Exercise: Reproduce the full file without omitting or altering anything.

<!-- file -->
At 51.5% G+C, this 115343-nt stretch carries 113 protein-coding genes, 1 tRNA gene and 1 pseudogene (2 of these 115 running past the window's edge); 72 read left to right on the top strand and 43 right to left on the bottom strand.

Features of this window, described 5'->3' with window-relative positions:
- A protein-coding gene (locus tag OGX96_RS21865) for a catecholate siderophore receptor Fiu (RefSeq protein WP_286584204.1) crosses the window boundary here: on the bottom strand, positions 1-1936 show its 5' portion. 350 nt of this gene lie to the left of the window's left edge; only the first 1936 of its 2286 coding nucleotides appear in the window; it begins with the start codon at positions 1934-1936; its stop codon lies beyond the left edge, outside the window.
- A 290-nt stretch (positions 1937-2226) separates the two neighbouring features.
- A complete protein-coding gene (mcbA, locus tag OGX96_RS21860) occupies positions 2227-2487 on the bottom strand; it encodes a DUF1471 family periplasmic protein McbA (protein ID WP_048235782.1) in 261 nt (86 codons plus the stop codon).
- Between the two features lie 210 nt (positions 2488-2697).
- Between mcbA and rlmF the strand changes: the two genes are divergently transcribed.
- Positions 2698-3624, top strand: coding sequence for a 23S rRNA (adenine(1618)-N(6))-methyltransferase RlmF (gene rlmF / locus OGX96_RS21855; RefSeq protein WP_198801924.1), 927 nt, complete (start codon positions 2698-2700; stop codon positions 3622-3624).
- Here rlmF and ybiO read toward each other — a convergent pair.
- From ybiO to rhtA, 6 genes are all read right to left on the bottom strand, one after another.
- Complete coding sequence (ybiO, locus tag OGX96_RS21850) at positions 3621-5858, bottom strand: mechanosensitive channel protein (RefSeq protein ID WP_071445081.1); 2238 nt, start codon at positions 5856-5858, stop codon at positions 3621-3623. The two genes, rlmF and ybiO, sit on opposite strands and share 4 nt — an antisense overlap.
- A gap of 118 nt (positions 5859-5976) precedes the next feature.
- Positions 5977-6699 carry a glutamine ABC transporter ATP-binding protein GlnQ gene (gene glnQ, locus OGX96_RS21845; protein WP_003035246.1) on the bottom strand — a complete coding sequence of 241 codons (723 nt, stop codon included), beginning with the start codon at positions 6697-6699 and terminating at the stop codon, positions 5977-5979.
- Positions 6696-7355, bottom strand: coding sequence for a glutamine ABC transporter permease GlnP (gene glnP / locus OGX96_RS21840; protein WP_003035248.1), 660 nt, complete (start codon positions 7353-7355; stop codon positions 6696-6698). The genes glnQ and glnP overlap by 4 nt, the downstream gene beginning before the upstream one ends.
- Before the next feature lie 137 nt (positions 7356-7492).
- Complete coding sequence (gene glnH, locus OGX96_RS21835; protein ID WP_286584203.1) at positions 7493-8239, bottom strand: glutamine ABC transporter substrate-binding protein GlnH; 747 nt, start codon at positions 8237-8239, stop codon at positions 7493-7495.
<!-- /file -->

At 51.5% G+C, this 115343-nt stretch carries 113 protein-coding genes, 1 tRNA gene and 1 pseudogene (2 of these 115 running past the window's edge); 72 read left to right on the top strand and 43 right to left on the bottom strand.

Features of this window, described 5'->3' with window-relative positions:
- A protein-coding gene (locus tag OGX96_RS21865) for a catecholate siderophore receptor Fiu (RefSeq protein WP_286584204.1) crosses the window boundary here: on the bottom strand, positions 1-1936 show its 5' portion. 350 nt of this gene lie to the left of the window's left edge; only the first 1936 of its 2286 coding nucleotides appear in the window; it begins with the start codon at positions 1934-1936; its stop codon lies beyond the left edge, outside the window.
- A 290-nt stretch (positions 1937-2226) separates the two neighbouring features.
- A complete protein-coding gene (mcbA, locus tag OGX96_RS21860) occupies positions 2227-2487 on the bottom strand; it encodes a DUF1471 family periplasmic protein McbA (protein ID WP_048235782.1) in 261 nt (86 codons plus the stop codon).
- Between the two features lie 210 nt (positions 2488-2697).
- Between mcbA and rlmF the strand changes: the two genes are divergently transcribed.
- Positions 2698-3624, top strand: coding sequence for a 23S rRNA (adenine(1618)-N(6))-methyltransferase RlmF (gene rlmF / locus OGX96_RS21855; RefSeq protein WP_198801924.1), 927 nt, complete (start codon positions 2698-2700; stop codon positions 3622-3624).
- Here rlmF and ybiO read toward each other — a convergent pair.
- From ybiO to rhtA, 6 genes are all read right to left on the bottom strand, one after another.
- Complete coding sequence (ybiO, locus tag OGX96_RS21850) at positions 3621-5858, bottom strand: mechanosensitive channel protein (RefSeq protein ID WP_071445081.1); 2238 nt, start codon at positions 5856-5858, stop codon at positions 3621-3623. The two genes, rlmF and ybiO, sit on opposite strands and share 4 nt — an antisense overlap.
- A gap of 118 nt (positions 5859-5976) precedes the next feature.
- Positions 5977-6699 carry a glutamine ABC transporter ATP-binding protein GlnQ gene (gene glnQ, locus OGX96_RS21845; protein WP_003035246.1) on the bottom strand — a complete coding sequence of 241 codons (723 nt, stop codon included), beginning with the start codon at positions 6697-6699 and terminating at the stop codon, positions 5977-5979.
- Positions 6696-7355, bottom strand: coding sequence for a glutamine ABC transporter permease GlnP (gene glnP / locus OGX96_RS21840; protein WP_003035248.1), 660 nt, complete (start codon positions 7353-7355; stop codon positions 6696-6698). The genes glnQ and glnP overlap by 4 nt, the downstream gene beginning before the upstream one ends.
- Before the next feature lie 137 nt (positions 7356-7492).
- Complete coding sequence (gene glnH, locus OGX96_RS21835; protein ID WP_286584203.1) at positions 7493-8239, bottom strand: glutamine ABC transporter substrate-binding protein GlnH; 747 nt, start codon at positions 8237-8239, stop codon at positions 7493-7495.